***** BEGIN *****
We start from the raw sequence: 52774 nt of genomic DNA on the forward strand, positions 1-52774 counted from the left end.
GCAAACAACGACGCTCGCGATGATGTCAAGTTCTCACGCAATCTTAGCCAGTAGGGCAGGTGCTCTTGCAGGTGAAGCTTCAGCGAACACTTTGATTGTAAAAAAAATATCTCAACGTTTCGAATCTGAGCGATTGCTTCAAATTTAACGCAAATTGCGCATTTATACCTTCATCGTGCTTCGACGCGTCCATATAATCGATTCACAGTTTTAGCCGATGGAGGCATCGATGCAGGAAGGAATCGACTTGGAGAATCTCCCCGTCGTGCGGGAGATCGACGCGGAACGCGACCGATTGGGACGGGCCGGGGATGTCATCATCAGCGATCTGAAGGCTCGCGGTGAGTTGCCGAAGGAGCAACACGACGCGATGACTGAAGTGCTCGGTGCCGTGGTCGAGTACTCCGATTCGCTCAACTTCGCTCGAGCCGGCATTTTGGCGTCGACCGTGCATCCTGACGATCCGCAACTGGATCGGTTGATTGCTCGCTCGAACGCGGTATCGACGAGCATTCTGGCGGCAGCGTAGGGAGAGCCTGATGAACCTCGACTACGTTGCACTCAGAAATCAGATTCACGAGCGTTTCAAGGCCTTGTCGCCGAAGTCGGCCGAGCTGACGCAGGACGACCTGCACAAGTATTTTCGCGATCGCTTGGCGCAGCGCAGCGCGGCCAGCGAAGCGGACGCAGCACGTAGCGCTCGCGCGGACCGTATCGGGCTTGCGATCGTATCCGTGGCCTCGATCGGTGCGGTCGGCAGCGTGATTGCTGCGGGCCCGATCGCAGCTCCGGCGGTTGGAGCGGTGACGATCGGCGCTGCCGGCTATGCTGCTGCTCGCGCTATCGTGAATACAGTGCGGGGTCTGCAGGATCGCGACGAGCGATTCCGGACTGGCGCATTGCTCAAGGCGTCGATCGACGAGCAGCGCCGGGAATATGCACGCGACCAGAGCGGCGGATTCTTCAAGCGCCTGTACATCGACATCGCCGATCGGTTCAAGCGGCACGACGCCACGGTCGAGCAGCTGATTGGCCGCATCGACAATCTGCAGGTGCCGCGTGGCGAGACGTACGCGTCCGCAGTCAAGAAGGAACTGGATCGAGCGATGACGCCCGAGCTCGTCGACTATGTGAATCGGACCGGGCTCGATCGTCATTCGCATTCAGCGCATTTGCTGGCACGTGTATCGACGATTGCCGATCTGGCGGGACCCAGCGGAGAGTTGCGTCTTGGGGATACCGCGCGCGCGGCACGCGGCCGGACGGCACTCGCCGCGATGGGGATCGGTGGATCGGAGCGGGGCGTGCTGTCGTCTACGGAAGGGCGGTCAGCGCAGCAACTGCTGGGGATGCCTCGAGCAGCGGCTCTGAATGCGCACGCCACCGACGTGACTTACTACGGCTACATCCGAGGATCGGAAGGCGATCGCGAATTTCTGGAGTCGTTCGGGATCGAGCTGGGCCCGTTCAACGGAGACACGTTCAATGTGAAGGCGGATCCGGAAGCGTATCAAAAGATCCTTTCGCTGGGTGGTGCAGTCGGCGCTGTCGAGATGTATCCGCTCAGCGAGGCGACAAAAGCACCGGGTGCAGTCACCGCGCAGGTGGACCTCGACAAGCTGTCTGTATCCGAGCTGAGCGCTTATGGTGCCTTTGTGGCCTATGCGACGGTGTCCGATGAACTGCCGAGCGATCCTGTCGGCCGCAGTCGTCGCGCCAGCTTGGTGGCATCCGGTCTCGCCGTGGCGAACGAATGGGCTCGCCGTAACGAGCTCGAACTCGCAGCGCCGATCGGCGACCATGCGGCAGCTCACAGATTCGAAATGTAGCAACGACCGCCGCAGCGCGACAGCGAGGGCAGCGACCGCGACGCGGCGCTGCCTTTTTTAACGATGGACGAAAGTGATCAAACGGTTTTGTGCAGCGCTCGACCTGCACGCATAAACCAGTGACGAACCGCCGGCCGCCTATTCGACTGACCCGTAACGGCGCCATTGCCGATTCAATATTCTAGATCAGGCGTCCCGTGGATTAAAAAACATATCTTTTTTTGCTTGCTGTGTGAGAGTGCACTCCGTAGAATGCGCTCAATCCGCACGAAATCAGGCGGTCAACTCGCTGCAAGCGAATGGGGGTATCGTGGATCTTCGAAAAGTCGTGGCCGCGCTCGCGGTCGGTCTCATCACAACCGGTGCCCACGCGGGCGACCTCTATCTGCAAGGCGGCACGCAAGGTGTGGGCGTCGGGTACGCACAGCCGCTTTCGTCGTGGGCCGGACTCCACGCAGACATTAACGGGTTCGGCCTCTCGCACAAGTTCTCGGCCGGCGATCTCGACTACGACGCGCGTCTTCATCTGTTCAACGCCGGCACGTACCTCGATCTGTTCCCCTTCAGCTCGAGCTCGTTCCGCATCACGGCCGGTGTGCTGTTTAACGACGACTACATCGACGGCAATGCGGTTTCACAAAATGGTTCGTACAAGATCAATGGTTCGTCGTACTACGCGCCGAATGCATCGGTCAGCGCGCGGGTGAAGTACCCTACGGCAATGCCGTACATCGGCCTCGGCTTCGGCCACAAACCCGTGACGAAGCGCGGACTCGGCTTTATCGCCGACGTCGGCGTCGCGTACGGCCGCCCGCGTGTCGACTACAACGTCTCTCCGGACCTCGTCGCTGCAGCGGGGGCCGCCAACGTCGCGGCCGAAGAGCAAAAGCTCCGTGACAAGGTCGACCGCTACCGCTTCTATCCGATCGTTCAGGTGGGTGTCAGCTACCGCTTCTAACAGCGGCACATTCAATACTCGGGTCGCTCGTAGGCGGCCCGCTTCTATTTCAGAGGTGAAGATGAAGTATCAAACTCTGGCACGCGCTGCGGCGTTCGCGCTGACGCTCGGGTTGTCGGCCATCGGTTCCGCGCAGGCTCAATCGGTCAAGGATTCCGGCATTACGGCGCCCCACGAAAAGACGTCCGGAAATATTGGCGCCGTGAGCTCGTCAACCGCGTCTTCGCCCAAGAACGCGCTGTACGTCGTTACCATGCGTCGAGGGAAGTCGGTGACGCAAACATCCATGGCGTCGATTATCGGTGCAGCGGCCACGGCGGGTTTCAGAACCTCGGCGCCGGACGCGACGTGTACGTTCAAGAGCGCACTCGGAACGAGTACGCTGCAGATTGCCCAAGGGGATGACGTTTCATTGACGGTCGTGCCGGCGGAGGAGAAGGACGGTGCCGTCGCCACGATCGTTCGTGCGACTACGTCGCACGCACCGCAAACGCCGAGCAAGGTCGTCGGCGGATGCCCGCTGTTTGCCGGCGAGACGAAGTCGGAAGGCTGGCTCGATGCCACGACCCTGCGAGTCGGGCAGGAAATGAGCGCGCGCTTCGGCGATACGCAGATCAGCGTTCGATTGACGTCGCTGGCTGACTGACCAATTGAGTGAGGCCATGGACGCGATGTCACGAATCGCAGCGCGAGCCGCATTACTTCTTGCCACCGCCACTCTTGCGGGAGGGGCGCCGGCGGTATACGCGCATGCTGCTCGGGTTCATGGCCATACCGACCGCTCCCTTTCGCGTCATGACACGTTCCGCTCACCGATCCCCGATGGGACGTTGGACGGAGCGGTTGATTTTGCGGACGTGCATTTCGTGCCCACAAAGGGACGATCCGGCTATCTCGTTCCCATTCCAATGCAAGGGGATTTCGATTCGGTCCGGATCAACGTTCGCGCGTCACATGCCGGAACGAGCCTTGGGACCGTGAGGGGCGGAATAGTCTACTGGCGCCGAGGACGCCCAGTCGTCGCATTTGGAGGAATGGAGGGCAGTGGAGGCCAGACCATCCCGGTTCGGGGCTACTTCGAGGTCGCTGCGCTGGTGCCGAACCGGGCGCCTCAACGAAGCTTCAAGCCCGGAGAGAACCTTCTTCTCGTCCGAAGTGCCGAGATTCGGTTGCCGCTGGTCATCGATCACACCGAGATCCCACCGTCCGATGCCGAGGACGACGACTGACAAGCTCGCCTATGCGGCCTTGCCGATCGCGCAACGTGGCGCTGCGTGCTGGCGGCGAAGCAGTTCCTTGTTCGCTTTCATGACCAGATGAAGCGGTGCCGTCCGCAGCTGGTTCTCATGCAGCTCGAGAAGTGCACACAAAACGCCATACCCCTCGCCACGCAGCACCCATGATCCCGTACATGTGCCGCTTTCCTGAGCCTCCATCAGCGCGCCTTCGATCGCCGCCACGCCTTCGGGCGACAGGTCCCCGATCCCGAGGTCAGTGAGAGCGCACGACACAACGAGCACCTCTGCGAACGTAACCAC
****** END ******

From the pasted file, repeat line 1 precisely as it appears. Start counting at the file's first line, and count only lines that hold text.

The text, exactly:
We start from the raw sequence: 52774 nt of genomic DNA on the forward strand, positions 1-52774 counted from the left end.